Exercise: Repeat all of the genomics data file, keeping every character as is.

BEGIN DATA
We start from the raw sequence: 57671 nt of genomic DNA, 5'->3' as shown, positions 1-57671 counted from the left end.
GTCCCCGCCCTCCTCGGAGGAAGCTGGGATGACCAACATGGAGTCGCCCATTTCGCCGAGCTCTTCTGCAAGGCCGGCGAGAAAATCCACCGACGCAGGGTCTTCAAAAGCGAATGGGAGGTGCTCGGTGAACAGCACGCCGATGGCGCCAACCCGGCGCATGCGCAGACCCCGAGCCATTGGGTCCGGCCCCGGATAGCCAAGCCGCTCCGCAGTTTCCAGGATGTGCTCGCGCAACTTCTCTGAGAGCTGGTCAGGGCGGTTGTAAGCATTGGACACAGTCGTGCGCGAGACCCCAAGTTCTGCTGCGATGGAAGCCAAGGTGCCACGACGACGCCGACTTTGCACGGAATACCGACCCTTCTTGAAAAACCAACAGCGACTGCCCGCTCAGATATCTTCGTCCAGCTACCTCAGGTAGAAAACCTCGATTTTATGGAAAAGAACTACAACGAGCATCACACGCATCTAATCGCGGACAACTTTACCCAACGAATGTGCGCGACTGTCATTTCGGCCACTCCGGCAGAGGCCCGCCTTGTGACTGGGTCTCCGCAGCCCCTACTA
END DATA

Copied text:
We start from the raw sequence: 57671 nt of genomic DNA, 5'->3' as shown, positions 1-57671 counted from the left end.
GTCCCCGCCCTCCTCGGAGGAAGCTGGGATGACCAACATGGAGTCGCCCATTTCGCCGAGCTCTTCTGCAAGGCCGGCGAGAAAATCCACCGACGCAGGGTCTTCAAAAGCGAATGGGAGGTGCTCGGTGAACAGCACGCCGATGGCGCCAACCCGGCGCATGCGCAGACCCCGAGCCATTGGGTCCGGCCCCGGATAGCCAAGCCGCTCCGCAGTTTCCAGGATGTGCTCGCGCAACTTCTCTGAGAGCTGGTCAGGGCGGTTGTAAGCATTGGACACAGTCGTGCGCGAGACCCCAAGTTCTGCTGCGATGGAAGCCAAGGTGCCACGACGACGCCGACTTTGCACGGAATACCGACCCTTCTTGAAAAACCAACAGCGACTGCCCGCTCAGATATCTTCGTCCAGCTACCTCAGGTAGAAAACCTCGATTTTATGGAAAAGAACTACAACGAGCATCACACGCATCTAATCGCGGACAACTTTACCCAACGAATGTGCGCGACTGTCATTTCGGCCACTCCGGCAGAGGCCCGCCTTGTGACTGGGTCTCCGCAGCCCCTACTA